Based on their 2013 performances, this start looks like a relative mismatch in Gallardo’s favor. In reality, both Kennedy and Gallardo have had similar trajectories over the last year. Kennedy’s top season (2011) is better than Gallardo’s, but Gallardo’s decline is also less steep than Kennedy’s (from 4 runs prevented in 2012 to -28 runs prevented in 2013). Ultimately, Gallardo boasts 15 runs prevented in 592 IP from 2011-2013, while Kennedy boasts 9 runs prevented in 611.7 IP during that same time frame. Pitching performances fluctuate so frequently that it makes it difficult to fully judge who might be expected to win one particular start; in this case, Kennedy and Gallardo are evenly matched foes that meet during a point where Gallardo might have the upper hand.
Kennedy’s best pitch in 2011 was his primary fastball, a pitch that he threw more than 60% of his selections (averaging around 91 MPH or so). During his decline years, Kennedy’s fastball velocity has remained steady, but his selection of the pitch increased 13%. In this case, one might not connect Kennedy’s performance to a lack of velocity, but rather a lack of command: between 2011 and 2013, his ability to locate pitches in the strike zone declined significantly. Instead of locating between 41% and 46% of his pitches in the zone, Kennedy threw between 33% and 38% of his pitches in the zone in 2013. Since his percentage of whiffs on pitches in the zone remained relatively consistent, Kennedy’s inability to command his pitches was detrimental to his overall performance.
Gallardo worked in what may be the most controversial Brewers game thus far, which is a pity. First, the game is a pity because manager Ron Roenicke is criticized for having to use more than three relievers in his bullpen (this seems to be quite a hot topic for Brewers fans on the internet). I cannot stress this enough: Roenicke simply will have to use his “secondary” relievers in close games over a 162-game season. It is strange that fans place so much emphasis on managerial bullpen moves, but really have no issue with Rob Wooten’s performance. Fan reaction suggests that Wooten did not fail to execute a gameplan, he was simply destined to allow runs that blew a close game open (and, Roenicke should have known that Wooten was destined to allow those runs). Furthermore, the game is a pity because of the Brewers’ lack of support for Gallardo. The “back-end bullpen debacle” in Pittsburgh has exaggerated the lack of support Gallardo has received from his teammates in 2014:
|SUPPORT||GS||Team W-L||Bullpen RA||Team RS|
By far, Brewers bats have scored the fewest runs for Gallardo, and the bullpen absolutely had their worst performance during his last start. My previous comments aside, it is upsetting that a 2-2 pitcher’s duel resulted in an 11-2 laugher thanks to only two innings. It’s all hot and cold for Gallardo — in his first three starts, the Brewers relievers allowed no runs, so that nine-run tally is misleading. Thankfully, Gallardo is pitching better than ever, so he’s been able to will his teammates to a 3-1 mark. Of all the Brewers starters, Gallardo’s 3-1 mark is probably most attributable to the starting pitcher (rather than his teammates).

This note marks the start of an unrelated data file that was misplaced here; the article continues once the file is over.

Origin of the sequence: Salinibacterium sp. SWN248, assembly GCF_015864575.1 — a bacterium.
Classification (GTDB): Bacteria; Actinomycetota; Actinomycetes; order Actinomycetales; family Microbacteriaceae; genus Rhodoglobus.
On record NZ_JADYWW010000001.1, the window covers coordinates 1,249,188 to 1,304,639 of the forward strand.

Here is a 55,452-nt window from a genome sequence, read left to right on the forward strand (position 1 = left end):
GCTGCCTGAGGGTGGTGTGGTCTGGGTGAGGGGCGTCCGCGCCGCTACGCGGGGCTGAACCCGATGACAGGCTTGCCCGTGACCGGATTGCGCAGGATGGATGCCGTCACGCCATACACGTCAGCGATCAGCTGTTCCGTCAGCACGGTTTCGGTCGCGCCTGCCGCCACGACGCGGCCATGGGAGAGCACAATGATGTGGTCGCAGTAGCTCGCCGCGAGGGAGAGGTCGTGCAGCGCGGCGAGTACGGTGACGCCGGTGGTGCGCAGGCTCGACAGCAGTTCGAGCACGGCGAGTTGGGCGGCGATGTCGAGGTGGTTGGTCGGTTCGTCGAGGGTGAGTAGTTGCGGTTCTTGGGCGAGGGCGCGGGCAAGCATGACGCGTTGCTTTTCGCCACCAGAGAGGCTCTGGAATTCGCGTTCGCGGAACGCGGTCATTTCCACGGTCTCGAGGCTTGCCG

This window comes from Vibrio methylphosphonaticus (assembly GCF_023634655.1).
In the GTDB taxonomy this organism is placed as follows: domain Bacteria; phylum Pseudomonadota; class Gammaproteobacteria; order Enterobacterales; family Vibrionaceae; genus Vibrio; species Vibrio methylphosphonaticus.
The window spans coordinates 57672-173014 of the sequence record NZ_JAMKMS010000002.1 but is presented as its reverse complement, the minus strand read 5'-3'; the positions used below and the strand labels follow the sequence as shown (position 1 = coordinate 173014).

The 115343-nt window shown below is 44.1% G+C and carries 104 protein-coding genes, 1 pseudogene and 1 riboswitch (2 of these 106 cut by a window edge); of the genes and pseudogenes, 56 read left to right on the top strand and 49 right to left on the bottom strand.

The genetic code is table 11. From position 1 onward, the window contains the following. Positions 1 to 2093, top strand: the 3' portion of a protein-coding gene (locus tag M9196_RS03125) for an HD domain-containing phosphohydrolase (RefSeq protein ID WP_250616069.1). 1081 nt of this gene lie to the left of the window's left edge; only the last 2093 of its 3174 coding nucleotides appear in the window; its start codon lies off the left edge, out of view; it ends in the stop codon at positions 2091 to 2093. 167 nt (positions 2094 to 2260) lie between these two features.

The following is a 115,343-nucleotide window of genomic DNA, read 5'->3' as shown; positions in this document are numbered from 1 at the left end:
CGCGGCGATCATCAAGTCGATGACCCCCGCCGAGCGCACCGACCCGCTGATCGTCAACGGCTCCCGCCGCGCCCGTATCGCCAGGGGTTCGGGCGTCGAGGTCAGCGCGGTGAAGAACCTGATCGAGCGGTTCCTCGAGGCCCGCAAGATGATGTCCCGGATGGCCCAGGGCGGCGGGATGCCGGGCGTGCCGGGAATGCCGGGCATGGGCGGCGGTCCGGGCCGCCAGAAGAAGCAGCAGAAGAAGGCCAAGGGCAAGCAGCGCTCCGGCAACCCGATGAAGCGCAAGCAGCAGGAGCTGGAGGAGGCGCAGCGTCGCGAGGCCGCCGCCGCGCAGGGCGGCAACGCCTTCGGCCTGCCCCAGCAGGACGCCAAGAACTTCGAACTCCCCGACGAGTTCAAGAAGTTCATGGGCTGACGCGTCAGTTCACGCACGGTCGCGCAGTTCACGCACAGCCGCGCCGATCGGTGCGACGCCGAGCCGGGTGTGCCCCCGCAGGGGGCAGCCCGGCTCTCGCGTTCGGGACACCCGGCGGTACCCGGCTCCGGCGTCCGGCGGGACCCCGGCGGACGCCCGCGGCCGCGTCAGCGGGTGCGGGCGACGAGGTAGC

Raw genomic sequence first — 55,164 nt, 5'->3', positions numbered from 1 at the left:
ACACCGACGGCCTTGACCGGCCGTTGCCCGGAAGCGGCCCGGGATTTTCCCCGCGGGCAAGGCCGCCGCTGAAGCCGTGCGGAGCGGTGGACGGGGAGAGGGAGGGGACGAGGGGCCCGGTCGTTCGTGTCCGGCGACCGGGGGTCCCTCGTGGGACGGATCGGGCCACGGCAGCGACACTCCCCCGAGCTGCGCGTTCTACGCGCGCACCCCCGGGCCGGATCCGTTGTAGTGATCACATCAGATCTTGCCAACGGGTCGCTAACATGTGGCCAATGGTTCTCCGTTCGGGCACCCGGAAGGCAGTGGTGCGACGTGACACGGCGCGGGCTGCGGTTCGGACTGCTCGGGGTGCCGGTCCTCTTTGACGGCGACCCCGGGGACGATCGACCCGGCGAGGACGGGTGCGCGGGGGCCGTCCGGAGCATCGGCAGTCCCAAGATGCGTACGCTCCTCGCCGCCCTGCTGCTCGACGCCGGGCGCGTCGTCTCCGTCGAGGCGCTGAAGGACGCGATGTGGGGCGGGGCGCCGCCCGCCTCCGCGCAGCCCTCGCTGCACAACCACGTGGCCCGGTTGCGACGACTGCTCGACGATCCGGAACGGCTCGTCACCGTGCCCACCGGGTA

It is worth saying this, too: perhaps if the Brewers bats scored more runs for Gallardo, Roenicke would be able to make decisions that invite less scrutiny.
Tyson Ross (2-2, 25.3 IP, 12 R in 2014; 125 IP, 0 runs prevented in 2013) @ Kyle Lohse (3-1, 27 IP, 10 R in 2014; 198.7 IP, 16 runs prevented in 2013)
Tyson Ross appears to be the Padres’ version of Marco Estrada. After serving seasons in Oakland and San Diego as a swingman, the righty started this season in the Padres’ rotation. Unlike Estrada, who is a relatively soft-throwing change up artist, Ross is a hard-throwing, fastball-slider pitcher. In 2014, Ross is working primarily with two fastballs and a slider; he throws his 86-87 MPH breaking pitch more frequently than his sinker (and, nearly as much as his primary fastball). Like Estrada, however, Ross will have the task of defeating the opposing club’s ace starter; if Ross follows Estrada’s luck, this potential mismatch does not look good for Milwaukee. In fact, even Ross’s own track record is quite good this year: the righty has won two consecutive starts, against Max Scherzer and Matt Cain. (One wonders whether Estrada and Ross will convene in a Secret Meeting of Ace Slayers in the bowels of Miller Park).
During his start in Pittsburgh, Lohse laid-off his sinker in favor of his off-speed pitches. The transition greatly affected his slider selection, as the righty went to his favorite breaking pitch 33 times (out of 110 pitches). For all those sliders, Lohse was not able to use the pitch to retire Pirates batters; only four of his 19 outs were recorded on sliders. Lohse’s change up usage might be the most interesting element of his last start. Of his 18 change ups thrown, five resulted in outs recorded. One wonders whether Lohse’s change up serves as a strong out pitch because it follows the same plane as his sinker, but at a speed that is as much as 10 MPH slower. If batters are generally expecting sinker / slider from Lohse, a change up that gives a similar look as the sinker has great potential to disrupt batters.
Lohse’s ability to use his change up infrequently and extremely effectively (therefore, efficiently) leads one to clamor for him to take Peralta under his wing. If only Peralta can morph that change up into a brutal weapon that sees only 18 selections with five outs during a start.